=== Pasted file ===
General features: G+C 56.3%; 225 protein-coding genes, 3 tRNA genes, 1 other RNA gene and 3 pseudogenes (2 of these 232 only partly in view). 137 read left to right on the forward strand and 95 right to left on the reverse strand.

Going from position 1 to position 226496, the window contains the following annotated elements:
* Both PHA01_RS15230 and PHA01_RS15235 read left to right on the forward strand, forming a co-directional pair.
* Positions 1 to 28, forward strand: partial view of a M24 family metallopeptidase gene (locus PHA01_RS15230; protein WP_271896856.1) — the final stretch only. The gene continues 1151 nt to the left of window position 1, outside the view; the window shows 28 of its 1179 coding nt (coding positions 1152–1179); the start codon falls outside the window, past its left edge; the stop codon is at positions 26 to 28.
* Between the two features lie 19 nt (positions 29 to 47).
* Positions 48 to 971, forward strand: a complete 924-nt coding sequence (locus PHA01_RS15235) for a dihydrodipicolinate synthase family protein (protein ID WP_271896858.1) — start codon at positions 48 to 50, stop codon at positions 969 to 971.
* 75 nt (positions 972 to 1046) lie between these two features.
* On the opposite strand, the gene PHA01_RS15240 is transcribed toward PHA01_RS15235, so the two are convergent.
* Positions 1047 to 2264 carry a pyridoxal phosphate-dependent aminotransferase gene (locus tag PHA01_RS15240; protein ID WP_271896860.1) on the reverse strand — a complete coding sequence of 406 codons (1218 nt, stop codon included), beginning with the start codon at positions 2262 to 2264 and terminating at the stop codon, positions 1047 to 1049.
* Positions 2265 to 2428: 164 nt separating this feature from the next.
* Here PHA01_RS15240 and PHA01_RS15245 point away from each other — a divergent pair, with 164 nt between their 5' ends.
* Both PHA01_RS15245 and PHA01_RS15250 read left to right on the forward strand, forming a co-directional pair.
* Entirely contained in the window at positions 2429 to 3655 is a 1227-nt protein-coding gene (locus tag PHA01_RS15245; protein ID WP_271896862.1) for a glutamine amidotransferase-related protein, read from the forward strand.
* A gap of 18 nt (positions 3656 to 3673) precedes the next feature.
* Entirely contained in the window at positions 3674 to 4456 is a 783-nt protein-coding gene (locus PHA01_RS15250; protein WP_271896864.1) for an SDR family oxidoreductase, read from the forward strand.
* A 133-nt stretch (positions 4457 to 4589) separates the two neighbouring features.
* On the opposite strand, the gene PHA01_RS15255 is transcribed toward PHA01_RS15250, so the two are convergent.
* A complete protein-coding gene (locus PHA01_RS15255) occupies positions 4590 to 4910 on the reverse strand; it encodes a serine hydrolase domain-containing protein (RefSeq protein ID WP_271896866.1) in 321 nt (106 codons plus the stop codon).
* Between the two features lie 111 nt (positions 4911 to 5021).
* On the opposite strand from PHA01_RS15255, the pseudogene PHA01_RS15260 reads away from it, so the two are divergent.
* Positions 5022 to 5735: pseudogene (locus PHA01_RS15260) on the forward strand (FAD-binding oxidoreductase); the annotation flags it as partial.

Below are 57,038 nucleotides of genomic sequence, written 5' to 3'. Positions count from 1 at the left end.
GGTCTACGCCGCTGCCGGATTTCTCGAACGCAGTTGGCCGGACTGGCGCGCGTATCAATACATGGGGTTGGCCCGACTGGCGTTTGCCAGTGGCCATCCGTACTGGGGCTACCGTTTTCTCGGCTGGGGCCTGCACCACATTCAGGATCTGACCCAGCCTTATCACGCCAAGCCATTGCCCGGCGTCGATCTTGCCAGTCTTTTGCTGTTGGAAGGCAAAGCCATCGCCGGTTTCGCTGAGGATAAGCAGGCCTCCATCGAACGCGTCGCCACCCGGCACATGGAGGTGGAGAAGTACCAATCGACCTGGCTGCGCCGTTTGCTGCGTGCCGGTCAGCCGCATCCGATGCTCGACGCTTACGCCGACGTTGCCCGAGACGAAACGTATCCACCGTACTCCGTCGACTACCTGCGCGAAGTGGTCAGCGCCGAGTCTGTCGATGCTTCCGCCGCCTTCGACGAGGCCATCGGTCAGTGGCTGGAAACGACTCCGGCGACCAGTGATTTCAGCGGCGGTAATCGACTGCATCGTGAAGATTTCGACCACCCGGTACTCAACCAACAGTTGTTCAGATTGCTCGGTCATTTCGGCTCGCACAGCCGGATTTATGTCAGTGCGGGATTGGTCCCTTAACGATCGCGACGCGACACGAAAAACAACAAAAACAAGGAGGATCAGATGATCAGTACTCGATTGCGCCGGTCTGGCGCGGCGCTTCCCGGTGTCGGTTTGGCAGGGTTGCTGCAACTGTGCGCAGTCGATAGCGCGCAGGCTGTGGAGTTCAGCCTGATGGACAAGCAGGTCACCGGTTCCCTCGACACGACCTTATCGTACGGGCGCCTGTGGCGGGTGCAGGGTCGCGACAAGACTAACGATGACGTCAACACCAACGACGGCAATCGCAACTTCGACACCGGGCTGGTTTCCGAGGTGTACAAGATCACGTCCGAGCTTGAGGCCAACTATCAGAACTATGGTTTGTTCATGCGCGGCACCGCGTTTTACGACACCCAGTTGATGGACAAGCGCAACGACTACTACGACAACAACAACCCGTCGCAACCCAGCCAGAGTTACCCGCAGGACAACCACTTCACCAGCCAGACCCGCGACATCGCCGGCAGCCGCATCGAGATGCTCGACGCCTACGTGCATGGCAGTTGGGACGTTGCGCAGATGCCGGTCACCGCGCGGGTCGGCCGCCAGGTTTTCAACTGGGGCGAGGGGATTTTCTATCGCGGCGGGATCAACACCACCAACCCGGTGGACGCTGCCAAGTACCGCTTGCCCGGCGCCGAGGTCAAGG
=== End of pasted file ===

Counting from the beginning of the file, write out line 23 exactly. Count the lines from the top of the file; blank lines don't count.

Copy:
GGTCTACGCCGCTGCCGGATTTCTCGAACGCAGTTGGCCGGACTGGCGCGCGTATCAATACATGGGGTTGGCCCGACTGGCGTTTGCCAGTGGCCATCCGTACTGGGGCTACCGTTTTCTCGGCTGGGGCCTGCACCACATTCAGGATCTGACCCAGCCTTATCACGCCAAGCCATTGCCCGGCGTCGATCTTGCCAGTCTTTTGCTGTTGGAAGGCAAAGCCATCGCCGGTTTCGCTGAGGATAAGCAGGCCTCCATCGAACGCGTCGCCACCCGGCACATGGAGGTGGAGAAGTACCAATCGACCTGGCTGCGCCGTTTGCTGCGTGCCGGTCAGCCGCATCCGATGCTCGACGCTTACGCCGACGTTGCCCGAGACGAAACGTATCCACCGTACTCCGTCGACTACCTGCGCGAAGTGGTCAGCGCCGAGTCTGTCGATGCTTCCGCCGCCTTCGACGAGGCCATCGGTCAGTGGCTGGAAACGACTCCGGCGACCAGTGATTTCAGCGGCGGTAATCGACTGCATCGTGAAGATTTCGACCACCCGGTACTCAACCAACAGTTGTTCAGATTGCTCGGTCATTTCGGCTCGCACAGCCGGATTTATGTCAGTGCGGGATTGGTCCCTTAACGATCGCGACGCGACACGAAAAACAACAAAAACAAGGAGGATCAGATGATCAGTACTCGATTGCGCCGGTCTGGCGCGGCGCTTCCCGGTGTCGGTTTGGCAGGGTTGCTGCAACTGTGCGCAGTCGATAGCGCGCAGGCTGTGGAGTTCAGCCTGATGGACAAGCAGGTCACCGGTTCCCTCGACACGACCTTATCGTACGGGCGCCTGTGGCGGGTGCAGGGTCGCGACAAGACTAACGATGACGTCAACACCAACGACGGCAATCGCAACTTCGACACCGGGCTGGTTTCCGAGGTGTACAAGATCACGTCCGAGCTTGAGGCCAACTATCAGAACTATGGTTTGTTCATGCGCGGCACCGCGTTTTACGACACCCAGTTGATGGACAAGCGCAACGACTACTACGACAACAACAACCCGTCGCAACCCAGCCAGAGTTACCCGCAGGACAACCACTTCACCAGCCAGACCCGCGACATCGCCGGCAGCCGCATCGAGATGCTCGACGCCTACGTGCATGGCAGTTGGGACGTTGCGCAGATGCCGGTCACCGCGCGGGTCGGCCGCCAGGTTTTCAACTGGGGCGAGGGGATTTTCTATCGCGGCGGGATCAACACCACCAACCCGGTGGACGCTGCCAAGTACCGCTTGCCCGGCGCCGAGGTCAAGG